7

main isn't a #define in the first place. Your #undef changes nothing at all. #define foo bar tells the preprocessor "replace all occurences of foo with bar". #undef foo tells the preprocessor "foo has no special meaning anymore, leave it as is" If you want a linker error, rename main to e.g. main2, or do e.g. this: void foo(); int main() { foo(); } ...


7

I've just played around a bit, and it seems that ()[0], in list context, is interpreted as an empty list rather than as an undef scalar. For example, this: my @arr = ()[0]; my $size = @arr; print "$size\n"; prints 0. So $_ => ()[0] is roughly equivalent to just $_. To fix it, you can use the scalar function to force scalar context: my %h = map {$_ ...


7

Use rename to delete a proc rename myproc "" Example: % proc myproc {} { puts "hello world" } % myproc hello world % rename myproc "" % myproc invalid command name "myproc" %


7

I'm sure it's not very expensive, but I have to say that my $var = shift // undef; is not nearly as clear as my $var = shift; # argument is optional or my $var = shift; # optional; undef if omitted Which are both definitely (although barely) cheaper at runtime. If you need the comment anyway (for clarity), then what does // undef really add ...


6

As others pointed out, there is nothing like an "undefined" state. But you may want to look into boost.optional


6

Not sure what you mean by concatenation here: use Data::Dumper; sub return_many { my $val = 'hmm'; my $otherval = 'zap'; #$otherval = undef; my @arr = ( 'a1', 'a2' ); return ( $val, $otherval, @arr ); } my ($val, $otherval, @arr) = return_many(); print Dumper([$val, $otherval, \@arr]); prints $VAR1 = [ 'hmm', ...


6

Kernighan and Ritchie (2nd edition) agree with you. EDIT: quote from the source (section A12.3): A control line of the form # undef identifier causes the identifier's preprocessor definition to be forgotten. If is not erroneous to apply #undef to an unknown identifier.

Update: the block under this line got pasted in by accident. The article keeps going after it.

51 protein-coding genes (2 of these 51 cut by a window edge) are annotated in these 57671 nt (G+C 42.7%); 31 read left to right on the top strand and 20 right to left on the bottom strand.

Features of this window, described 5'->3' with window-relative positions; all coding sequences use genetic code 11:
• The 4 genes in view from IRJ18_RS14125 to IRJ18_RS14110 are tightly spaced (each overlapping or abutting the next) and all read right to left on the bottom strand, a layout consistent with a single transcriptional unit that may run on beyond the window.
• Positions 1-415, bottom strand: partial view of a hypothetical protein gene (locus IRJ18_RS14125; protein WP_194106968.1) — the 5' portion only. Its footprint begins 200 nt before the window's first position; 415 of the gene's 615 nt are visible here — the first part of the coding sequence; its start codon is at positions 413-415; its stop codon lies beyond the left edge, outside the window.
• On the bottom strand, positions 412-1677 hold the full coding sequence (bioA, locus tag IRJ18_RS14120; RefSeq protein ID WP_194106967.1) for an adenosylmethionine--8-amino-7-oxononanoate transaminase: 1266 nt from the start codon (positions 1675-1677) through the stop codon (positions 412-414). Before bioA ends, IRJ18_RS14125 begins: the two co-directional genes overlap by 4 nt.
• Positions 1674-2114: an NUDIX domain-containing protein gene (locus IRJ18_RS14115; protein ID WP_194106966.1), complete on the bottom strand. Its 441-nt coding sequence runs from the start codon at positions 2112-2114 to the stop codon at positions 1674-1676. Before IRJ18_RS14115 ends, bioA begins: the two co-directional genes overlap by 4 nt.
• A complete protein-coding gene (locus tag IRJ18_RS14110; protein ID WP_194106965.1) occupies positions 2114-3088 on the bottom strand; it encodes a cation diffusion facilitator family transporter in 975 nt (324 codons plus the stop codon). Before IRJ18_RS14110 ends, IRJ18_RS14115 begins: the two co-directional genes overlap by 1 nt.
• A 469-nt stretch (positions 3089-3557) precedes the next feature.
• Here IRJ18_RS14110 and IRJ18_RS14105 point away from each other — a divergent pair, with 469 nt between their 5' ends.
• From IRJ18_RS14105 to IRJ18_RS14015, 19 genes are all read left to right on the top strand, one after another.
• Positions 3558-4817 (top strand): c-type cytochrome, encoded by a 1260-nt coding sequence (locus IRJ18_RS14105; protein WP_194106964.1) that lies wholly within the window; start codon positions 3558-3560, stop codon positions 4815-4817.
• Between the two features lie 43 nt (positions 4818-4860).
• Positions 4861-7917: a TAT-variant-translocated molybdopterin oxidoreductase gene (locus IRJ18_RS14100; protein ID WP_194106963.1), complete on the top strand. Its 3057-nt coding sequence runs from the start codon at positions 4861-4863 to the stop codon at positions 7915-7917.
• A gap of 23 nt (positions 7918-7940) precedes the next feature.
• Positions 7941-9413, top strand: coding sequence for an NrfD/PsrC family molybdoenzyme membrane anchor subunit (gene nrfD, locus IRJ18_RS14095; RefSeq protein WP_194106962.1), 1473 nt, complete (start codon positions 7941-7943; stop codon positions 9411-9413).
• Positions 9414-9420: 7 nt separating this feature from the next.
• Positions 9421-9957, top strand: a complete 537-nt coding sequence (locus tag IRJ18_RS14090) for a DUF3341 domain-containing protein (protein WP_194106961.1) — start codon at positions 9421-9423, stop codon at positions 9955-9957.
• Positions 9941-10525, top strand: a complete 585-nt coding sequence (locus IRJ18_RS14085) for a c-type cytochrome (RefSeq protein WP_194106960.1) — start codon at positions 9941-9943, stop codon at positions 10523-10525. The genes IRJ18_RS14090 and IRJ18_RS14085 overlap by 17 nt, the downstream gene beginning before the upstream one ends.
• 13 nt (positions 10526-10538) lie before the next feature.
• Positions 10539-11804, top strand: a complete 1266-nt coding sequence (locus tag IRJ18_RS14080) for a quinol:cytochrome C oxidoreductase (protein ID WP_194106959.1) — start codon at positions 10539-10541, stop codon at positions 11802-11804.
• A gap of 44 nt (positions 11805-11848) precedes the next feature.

6

I'm sure it's an artifact of history. As mentioned in jdigital's answer, the 2nd edition of K&R says It is not erroneous to apply #undef to an unknown identifier. However, that sentence is not in the 1978 edition. I'm pretty sure pre-standard compilers would often throw an error if you tried to #undef an undefined macro. Also, the ANSI C ...


6

Here's our hint: ..... {{egs_patch_app,start,[normal,[]]}, {'EXIT', {undef, [{cowboy,start_listener, ..... The tuple {egs_patch_app,start,[normal,[]]} tells us that the error occurred in egs_patch_app:start/2. The atom EXIT is the tag of a notification message sent when a process has exited, or the result of an expression ...


5

You can turn off the “uninitialized” warning for a second: my $a; my $b = 1; { no warnings 'uninitialized'; my $c = $a+$b; # no warning } my $c = $a+$b; # warning Or you can short-circuit to zero: my $d = ($a||0)+$b; # no warning Doesn’t look very nice to me though.


5

The "commandsFile.def" file probably uses the "A_COMMANDS_MACRO" macro somewhere internally. Remember that "#include" essentially pastes the included file into the including one, so the #define is still in effect when "commandsFile.def" is processed.


5

I can only say that I've never had a use for it in 5 years. Perhaps more usefully, grepping through the entire source of rails shows only 7 instances and they're all meta-programming related. (undef_method has rather more instances at 22). It appears to be useful for testing the behaviour of classes with and without modules mixed-in. Hopefully someone can ...


5

Create an instance of an object that stores these variables. Reference this object, and when wanting to "reset", reinstantiate your object. e.g. public class SomeClass { public double jTime; ... } ... SomeClass sc = new SomeClass(); sc.jTime = 1; sc = new SomeClass();


4

The commandsFile.def should contain many lines: A_COMMANDS_MACRO(A_COMMAND, 10, na, na) A_COMMANDS_MACRO(OTHER_COMMAND, 23, na, na) So that the code would create an enum with available commands and their codes. It could be useful when this .def file is used by a program written in other language, so that instead of implementing text parsing, it uses C ...


4

my $a = $some_href->{$code}{'A'} || 0; my $b = $some_href->{$code}{'B'} || 0; my $total = $a + $b; In this case, it's OK to treat false values the same as undefined values because of your fallback value.